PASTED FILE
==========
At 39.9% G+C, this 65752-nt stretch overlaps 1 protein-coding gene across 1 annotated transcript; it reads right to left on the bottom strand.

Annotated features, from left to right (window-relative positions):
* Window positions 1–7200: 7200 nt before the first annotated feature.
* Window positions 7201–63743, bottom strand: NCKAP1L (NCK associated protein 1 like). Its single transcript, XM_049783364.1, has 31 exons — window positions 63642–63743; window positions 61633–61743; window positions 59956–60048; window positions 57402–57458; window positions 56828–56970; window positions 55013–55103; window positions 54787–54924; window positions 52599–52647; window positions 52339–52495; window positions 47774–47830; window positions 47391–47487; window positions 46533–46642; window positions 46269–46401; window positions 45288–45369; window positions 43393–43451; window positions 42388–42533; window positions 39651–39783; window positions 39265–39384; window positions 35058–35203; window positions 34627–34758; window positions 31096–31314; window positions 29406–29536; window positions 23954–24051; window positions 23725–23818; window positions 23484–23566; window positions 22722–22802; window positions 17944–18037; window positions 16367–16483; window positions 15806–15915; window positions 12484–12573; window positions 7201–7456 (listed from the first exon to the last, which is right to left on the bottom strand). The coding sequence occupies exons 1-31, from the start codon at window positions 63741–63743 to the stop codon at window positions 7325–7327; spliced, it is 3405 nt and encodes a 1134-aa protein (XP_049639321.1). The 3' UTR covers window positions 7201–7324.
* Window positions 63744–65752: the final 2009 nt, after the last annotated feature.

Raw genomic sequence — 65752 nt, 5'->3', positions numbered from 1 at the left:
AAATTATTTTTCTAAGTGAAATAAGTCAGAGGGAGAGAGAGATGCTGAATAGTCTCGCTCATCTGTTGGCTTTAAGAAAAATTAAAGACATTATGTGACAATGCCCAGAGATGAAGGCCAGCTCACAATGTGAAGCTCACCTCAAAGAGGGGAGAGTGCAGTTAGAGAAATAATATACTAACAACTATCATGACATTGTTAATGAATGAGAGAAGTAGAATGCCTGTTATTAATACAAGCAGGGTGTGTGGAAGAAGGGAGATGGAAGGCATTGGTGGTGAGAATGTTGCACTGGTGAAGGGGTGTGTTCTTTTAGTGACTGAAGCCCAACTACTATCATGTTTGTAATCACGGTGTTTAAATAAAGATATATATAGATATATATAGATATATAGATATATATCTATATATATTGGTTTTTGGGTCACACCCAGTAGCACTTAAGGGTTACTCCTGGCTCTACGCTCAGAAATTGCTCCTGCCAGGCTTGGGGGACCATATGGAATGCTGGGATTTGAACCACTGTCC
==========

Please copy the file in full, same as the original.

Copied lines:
At 39.9% G+C, this 65752-nt stretch overlaps 1 protein-coding gene across 1 annotated transcript; it reads right to left on the bottom strand.

Annotated features, from left to right (window-relative positions):
* Window positions 1–7200: 7200 nt before the first annotated feature.
* Window positions 7201–63743, bottom strand: NCKAP1L (NCK associated protein 1 like). Its single transcript, XM_049783364.1, has 31 exons — window positions 63642–63743; window positions 61633–61743; window positions 59956–60048; window positions 57402–57458; window positions 56828–56970; window positions 55013–55103; window positions 54787–54924; window positions 52599–52647; window positions 52339–52495; window positions 47774–47830; window positions 47391–47487; window positions 46533–46642; window positions 46269–46401; window positions 45288–45369; window positions 43393–43451; window positions 42388–42533; window positions 39651–39783; window positions 39265–39384; window positions 35058–35203; window positions 34627–34758; window positions 31096–31314; window positions 29406–29536; window positions 23954–24051; window positions 23725–23818; window positions 23484–23566; window positions 22722–22802; window positions 17944–18037; window positions 16367–16483; window positions 15806–15915; window positions 12484–12573; window positions 7201–7456 (listed from the first exon to the last, which is right to left on the bottom strand). The coding sequence occupies exons 1-31, from the start codon at window positions 63741–63743 to the stop codon at window positions 7325–7327; spliced, it is 3405 nt and encodes a 1134-aa protein (XP_049639321.1). The 3' UTR covers window positions 7201–7324.
* Window positions 63744–65752: the final 2009 nt, after the last annotated feature.

Raw genomic sequence — 65752 nt, 5'->3', positions numbered from 1 at the left:
AAATTATTTTTCTAAGTGAAATAAGTCAGAGGGAGAGAGAGATGCTGAATAGTCTCGCTCATCTGTTGGCTTTAAGAAAAATTAAAGACATTATGTGACAATGCCCAGAGATGAAGGCCAGCTCACAATGTGAAGCTCACCTCAAAGAGGGGAGAGTGCAGTTAGAGAAATAATATACTAACAACTATCATGACATTGTTAATGAATGAGAGAAGTAGAATGCCTGTTATTAATACAAGCAGGGTGTGTGGAAGAAGGGAGATGGAAGGCATTGGTGGTGAGAATGTTGCACTGGTGAAGGGGTGTGTTCTTTTAGTGACTGAAGCCCAACTACTATCATGTTTGTAATCACGGTGTTTAAATAAAGATATATATAGATATATATAGATATATAGATATATATCTATATATATTGGTTTTTGGGTCACACCCAGTAGCACTTAAGGGTTACTCCTGGCTCTACGCTCAGAAATTGCTCCTGCCAGGCTTGGGGGACCATATGGAATGCTGGGATTTGAACCACTGTCC